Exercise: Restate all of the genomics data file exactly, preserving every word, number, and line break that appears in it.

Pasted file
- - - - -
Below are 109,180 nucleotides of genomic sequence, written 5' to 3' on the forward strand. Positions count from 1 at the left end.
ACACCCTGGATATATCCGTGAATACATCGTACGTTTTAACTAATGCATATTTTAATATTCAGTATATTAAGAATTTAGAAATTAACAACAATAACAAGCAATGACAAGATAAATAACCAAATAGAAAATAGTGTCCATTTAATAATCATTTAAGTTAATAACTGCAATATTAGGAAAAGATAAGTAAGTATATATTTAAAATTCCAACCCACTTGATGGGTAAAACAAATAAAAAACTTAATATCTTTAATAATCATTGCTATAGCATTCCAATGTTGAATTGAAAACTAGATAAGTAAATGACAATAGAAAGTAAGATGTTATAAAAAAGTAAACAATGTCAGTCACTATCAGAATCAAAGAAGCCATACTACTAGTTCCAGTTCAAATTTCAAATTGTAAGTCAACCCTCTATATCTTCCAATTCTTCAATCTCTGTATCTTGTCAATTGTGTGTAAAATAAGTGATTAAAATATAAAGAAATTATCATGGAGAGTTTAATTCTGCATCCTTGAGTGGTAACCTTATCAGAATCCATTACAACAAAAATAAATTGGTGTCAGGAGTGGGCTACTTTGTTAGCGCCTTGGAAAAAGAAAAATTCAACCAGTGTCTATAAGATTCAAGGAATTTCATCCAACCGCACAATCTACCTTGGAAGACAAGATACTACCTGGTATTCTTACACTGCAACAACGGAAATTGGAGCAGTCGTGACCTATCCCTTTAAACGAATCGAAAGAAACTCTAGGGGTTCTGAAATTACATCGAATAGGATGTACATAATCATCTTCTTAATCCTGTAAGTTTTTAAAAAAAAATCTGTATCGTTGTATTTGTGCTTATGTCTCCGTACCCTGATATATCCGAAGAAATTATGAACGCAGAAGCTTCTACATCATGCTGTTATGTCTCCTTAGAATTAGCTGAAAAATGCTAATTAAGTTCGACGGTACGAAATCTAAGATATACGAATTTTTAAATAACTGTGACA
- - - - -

Below are 109,180 nucleotides of genomic sequence, written 5' to 3' on the forward strand. Positions count from 1 at the left end.
ACACCCTGGATATATCCGTGAATACATCGTACGTTTTAACTAATGCATATTTTAATATTCAGTATATTAAGAATTTAGAAATTAACAACAATAACAAGCAATGACAAGATAAATAACCAAATAGAAAATAGTGTCCATTTAATAATCATTTAAGTTAATAACTGCAATATTAGGAAAAGATAAGTAAGTATATATTTAAAATTCCAACCCACTTGATGGGTAAAACAAATAAAAAACTTAATATCTTTAATAATCATTGCTATAGCATTCCAATGTTGAATTGAAAACTAGATAAGTAAATGACAATAGAAAGTAAGATGTTATAAAAAAGTAAACAATGTCAGTCACTATCAGAATCAAAGAAGCCATACTACTAGTTCCAGTTCAAATTTCAAATTGTAAGTCAACCCTCTATATCTTCCAATTCTTCAATCTCTGTATCTTGTCAATTGTGTGTAAAATAAGTGATTAAAATATAAAGAAATTATCATGGAGAGTTTAATTCTGCATCCTTGAGTGGTAACCTTATCAGAATCCATTACAACAAAAATAAATTGGTGTCAGGAGTGGGCTACTTTGTTAGCGCCTTGGAAAAAGAAAAATTCAACCAGTGTCTATAAGATTCAAGGAATTTCATCCAACCGCACAATCTACCTTGGAAGACAAGATACTACCTGGTATTCTTACACTGCAACAACGGAAATTGGAGCAGTCGTGACCTATCCCTTTAAACGAATCGAAAGAAACTCTAGGGGTTCTGAAATTACATCGAATAGGATGTACATAATCATCTTCTTAATCCTGTAAGTTTTTAAAAAAAAATCTGTATCGTTGTATTTGTGCTTATGTCTCCGTACCCTGATATATCCGAAGAAATTATGAACGCAGAAGCTTCTACATCATGCTGTTATGTCTCCTTAGAATTAGCTGAAAAATGCTAATTAAGTTCGACGGTACGAAATCTAAGATATACGAATTTTTAAATAACTGTGACA